The generation U.S News and World Report called children of neglect must now worry that they are raising a generation of self-centered kids.
In 1971, while my mother washed clothes at a laundry mat in Southern California, my sister and I slipped into the ballet studio next door. This brief visit gave rise to a journey, a dream really, that one day I would wear a little pink tutu.
Let’s just say, it wadn’t-nehhver-gunna-happin.
I have scars – real ones, actually – that prove far worse things (bunionectomy) than whatever wound was created in me by the absence of a colossal pink tutu. Still, they tell us — the byproduct of Gen X childhood disappointment is Gen-X child-centered (over) parenting.
Still, one day,*I* would have a little girl and she would never, ever be able to imagine what it would be like to want something so much and never have it. Like all those little girls who looked like little French Madelines wearing black leotards and pink slippers, *my* little girl would have a tightly combed ballet bun. She would carry her ballet bag to school, and she would even complain about having to go to these classes. This would be proof of authenticity over mere parade.
And, so it came to pass, that at the tender age of two, my sweet J. began ballet, and she proceeded to take lessons over the next eight years. One time someone asked me what I was trying to prove. It cut me, but I had no answer. It always kind of haunted me.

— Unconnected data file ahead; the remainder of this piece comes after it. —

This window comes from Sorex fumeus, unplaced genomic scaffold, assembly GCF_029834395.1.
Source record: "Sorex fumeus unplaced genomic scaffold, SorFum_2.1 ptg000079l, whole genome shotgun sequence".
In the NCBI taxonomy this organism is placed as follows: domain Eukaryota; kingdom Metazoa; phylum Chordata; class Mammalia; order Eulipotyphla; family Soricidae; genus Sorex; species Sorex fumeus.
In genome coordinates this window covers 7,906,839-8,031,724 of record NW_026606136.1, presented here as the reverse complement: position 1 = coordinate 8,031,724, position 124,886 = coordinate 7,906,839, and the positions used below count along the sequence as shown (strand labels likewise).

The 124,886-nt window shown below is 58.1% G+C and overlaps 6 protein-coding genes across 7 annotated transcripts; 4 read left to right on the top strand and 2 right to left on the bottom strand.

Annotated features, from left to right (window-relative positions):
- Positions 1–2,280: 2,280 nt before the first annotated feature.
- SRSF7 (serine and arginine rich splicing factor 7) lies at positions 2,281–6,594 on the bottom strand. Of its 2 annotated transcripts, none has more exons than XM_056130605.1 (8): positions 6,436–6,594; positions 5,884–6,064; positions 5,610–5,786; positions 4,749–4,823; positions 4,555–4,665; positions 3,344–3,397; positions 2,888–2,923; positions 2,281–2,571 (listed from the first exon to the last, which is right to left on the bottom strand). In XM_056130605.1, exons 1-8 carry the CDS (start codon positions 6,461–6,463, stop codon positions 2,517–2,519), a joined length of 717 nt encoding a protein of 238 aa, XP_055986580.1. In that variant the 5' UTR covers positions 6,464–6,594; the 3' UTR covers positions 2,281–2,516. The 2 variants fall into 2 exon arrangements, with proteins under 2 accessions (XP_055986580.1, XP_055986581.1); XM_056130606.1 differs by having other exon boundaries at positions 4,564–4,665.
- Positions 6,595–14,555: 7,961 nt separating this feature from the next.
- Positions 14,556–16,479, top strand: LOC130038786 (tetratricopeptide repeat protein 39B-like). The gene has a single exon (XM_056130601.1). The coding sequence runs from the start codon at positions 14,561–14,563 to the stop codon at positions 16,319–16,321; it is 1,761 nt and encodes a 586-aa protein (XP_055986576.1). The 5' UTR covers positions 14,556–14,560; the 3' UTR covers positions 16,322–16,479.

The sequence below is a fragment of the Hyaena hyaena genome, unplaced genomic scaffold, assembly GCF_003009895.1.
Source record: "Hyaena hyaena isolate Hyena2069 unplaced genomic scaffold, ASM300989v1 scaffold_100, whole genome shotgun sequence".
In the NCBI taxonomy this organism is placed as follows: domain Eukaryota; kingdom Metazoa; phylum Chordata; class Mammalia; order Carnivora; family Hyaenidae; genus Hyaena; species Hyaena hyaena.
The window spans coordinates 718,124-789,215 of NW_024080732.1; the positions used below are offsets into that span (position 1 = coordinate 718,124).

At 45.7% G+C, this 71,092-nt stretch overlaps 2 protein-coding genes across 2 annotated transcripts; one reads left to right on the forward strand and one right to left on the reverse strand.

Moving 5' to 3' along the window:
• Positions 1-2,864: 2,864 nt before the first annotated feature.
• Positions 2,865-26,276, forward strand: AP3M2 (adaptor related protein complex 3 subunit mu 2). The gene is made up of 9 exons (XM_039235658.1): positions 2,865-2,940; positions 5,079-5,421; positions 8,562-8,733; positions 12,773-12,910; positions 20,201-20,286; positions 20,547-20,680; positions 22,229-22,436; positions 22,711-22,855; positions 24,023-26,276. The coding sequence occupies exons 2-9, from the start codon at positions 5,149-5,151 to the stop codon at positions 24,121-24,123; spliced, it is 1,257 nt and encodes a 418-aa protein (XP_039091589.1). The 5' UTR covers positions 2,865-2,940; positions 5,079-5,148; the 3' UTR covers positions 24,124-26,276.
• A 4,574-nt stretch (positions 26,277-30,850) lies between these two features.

So, time rocked on and every month, I wrote out the check and every year we bought a bigger leotard and bigger pink slippers. The cost was sometimes a sacrifice, sometimes not. We bought books about ballet as she counted the years until she could start pointe (that is, when she wasn’t complaining about having to go to class). When new things captivated her, we tried them – like gymnastics, ice skating, soccer, baseball, guitar, piano, art. But, we never stopped doing ballet, mostly because I insisted she continue with her lessons. My insistence was guided by my fear that she would arrive at 15, and look back with regret that she quit too soon. Or worse, she would blame me for never getting to dance.
Through the years, she complained often about having to go to class, but most days, she’d come home from her lessons and dance through the kitchen showing us what she had learned. “Ms. Victoria says I have a perfect fifth position,” she’d gleam lesson after lesson, year after year.
And, it was true. Her fifth position was brilliant. I’m going to miss it. This fall, I will not be buying a new leotard or slippers. One uneventful June morning this summer, she complained about ballet for the last time. I surrendered.
There are two kinds of little girls in the world: those who dream of dancing and those who get to dance. J. was in the second group. I figure, that’s what I had to prove. And, I proved it. I have nothing left to prove, and now I suppose we can all move on.